Posts tagged ‘mistakes of beginning screenwriters’

August 22, 2011

Because Robert McKee Said So: Notes from the Master

I recently participated in a free teleconference put on by the ISA with the legend himself, Robert McKee. Robert had a proliferation of valuable advice to dispense over the hour-long Q&A session, and I did my best to take notes on what I found to be his most interesting points. Here are some highlights:

  • Robert was repeatedly annoyed by questions about the “biggest” mistakes or the “best” way to do something because he doesn’t believe in pre-packaged writing tools. (However, he did indulge the group with some examples of “big” mistakes, “better” ways, etc.)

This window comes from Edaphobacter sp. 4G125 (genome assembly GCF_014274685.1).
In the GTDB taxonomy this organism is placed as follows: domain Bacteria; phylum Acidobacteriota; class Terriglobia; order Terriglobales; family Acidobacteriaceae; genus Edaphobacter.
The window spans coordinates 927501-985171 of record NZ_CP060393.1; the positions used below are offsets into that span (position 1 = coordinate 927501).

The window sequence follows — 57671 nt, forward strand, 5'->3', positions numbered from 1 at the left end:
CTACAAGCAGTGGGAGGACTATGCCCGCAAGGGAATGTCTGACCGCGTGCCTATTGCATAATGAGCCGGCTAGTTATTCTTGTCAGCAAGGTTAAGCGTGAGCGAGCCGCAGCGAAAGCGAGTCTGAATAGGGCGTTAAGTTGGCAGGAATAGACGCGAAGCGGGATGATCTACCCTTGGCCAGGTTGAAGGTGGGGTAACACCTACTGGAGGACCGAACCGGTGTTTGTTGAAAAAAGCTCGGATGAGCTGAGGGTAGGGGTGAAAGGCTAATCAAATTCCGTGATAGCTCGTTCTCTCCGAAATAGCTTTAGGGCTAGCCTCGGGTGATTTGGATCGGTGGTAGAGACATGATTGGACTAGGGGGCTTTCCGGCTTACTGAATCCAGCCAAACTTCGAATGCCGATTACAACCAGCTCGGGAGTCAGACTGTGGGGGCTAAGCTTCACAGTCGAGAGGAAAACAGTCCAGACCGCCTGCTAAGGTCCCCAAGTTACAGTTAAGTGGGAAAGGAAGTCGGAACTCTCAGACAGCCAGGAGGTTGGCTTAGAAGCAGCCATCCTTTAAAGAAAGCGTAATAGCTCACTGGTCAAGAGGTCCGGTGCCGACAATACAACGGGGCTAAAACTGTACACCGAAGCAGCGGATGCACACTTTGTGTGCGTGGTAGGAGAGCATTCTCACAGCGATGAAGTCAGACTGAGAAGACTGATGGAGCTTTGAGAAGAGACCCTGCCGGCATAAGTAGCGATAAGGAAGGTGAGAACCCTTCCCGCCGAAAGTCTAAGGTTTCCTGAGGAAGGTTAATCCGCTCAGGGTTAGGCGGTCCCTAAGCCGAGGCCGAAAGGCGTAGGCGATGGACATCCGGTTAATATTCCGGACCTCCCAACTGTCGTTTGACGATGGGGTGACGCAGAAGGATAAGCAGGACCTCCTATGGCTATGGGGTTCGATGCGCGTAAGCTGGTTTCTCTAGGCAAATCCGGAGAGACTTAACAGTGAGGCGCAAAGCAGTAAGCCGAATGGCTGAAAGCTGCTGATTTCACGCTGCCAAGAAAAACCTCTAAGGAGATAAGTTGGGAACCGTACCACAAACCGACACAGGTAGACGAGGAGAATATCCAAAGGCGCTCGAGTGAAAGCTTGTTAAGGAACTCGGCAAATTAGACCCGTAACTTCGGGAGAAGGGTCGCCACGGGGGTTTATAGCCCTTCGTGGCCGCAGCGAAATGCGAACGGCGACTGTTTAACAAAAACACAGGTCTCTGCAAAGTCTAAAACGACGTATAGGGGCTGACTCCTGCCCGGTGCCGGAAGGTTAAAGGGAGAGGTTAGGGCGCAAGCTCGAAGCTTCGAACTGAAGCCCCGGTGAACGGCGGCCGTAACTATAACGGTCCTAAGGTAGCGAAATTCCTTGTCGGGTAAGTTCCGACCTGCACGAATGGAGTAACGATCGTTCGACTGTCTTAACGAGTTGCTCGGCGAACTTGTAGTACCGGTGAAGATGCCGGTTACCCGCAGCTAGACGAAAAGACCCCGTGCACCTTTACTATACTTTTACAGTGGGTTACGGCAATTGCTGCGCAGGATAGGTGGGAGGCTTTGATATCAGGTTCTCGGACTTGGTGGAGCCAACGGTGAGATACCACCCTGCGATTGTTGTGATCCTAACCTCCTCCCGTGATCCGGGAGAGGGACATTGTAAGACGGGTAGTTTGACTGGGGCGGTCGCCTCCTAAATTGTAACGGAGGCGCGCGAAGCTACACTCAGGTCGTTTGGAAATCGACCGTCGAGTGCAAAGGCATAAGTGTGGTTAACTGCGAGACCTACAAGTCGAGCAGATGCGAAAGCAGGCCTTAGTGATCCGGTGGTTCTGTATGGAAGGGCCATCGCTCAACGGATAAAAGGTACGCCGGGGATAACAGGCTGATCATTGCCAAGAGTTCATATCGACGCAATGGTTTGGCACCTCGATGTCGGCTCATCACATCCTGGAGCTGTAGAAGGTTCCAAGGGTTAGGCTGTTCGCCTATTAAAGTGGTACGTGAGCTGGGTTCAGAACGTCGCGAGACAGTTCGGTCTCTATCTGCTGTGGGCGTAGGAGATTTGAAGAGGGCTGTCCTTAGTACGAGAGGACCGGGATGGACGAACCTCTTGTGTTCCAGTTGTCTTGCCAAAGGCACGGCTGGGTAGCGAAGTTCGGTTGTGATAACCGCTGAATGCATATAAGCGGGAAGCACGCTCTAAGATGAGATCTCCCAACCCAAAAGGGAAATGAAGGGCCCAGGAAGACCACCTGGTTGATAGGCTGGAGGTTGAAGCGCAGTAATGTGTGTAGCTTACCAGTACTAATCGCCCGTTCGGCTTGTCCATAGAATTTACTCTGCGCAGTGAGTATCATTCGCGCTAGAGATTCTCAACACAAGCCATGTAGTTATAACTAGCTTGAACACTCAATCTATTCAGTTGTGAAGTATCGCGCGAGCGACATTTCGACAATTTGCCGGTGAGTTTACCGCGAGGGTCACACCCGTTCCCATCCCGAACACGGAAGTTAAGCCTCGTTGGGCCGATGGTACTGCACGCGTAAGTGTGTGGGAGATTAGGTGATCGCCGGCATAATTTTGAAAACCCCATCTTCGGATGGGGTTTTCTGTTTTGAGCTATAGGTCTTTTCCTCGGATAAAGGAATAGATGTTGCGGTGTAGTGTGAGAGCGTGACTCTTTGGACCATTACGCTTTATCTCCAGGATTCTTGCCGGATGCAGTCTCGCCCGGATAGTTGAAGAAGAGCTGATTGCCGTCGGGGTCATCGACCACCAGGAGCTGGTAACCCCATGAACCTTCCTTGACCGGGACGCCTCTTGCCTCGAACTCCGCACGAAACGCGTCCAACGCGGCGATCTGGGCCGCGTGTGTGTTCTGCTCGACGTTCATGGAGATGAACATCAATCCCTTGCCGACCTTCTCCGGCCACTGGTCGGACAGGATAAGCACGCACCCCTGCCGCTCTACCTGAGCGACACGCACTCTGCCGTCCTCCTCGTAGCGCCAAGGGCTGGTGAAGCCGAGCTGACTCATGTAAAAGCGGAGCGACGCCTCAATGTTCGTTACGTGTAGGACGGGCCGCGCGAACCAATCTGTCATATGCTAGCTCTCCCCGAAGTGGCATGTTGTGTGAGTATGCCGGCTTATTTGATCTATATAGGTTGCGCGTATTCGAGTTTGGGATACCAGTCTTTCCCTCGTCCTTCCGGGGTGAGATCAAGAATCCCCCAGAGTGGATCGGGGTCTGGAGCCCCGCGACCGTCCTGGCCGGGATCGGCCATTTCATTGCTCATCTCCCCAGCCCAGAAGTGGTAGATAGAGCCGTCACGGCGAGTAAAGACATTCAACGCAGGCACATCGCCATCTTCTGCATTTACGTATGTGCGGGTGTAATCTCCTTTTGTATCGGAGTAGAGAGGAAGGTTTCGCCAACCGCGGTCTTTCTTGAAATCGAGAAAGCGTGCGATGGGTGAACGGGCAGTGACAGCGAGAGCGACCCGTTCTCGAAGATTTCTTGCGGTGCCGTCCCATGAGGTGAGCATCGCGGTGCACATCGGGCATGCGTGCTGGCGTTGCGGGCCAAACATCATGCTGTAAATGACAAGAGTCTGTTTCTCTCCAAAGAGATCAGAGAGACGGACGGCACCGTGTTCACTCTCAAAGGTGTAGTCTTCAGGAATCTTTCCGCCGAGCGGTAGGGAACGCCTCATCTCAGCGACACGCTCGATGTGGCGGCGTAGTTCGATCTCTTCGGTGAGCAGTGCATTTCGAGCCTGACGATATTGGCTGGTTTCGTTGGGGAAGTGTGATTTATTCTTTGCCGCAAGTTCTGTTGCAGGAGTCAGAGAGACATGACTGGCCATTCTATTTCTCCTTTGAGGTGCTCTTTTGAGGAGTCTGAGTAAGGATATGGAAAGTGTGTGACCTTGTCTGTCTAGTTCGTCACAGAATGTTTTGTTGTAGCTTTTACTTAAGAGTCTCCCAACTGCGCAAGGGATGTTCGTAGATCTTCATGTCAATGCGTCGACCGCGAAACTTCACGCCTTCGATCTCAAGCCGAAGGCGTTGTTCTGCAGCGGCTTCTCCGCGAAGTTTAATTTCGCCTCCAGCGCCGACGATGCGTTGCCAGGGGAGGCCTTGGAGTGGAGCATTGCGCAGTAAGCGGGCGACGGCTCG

• One major mistake that beginning writers tend to make is being impatient. Don’t put an explosion on the first page and then go back and explain what happened in subsequent pages. It’s sloppy storytelling and experienced readers won’t be impressed. Take the time to establish your characters and your world in a beautiful way.
  • On the topic of mixing genres, Robert said that mixing genres can help dimensionalize characters – if all they do is fall in love, they’re not going to be an interesting character. We also mix genres to try to create a film that hasn’t been seen before. Everything has been done – no one is going to invent an entirely new genre. Robert thinks that innovative films of the future will come from writers merging genres.
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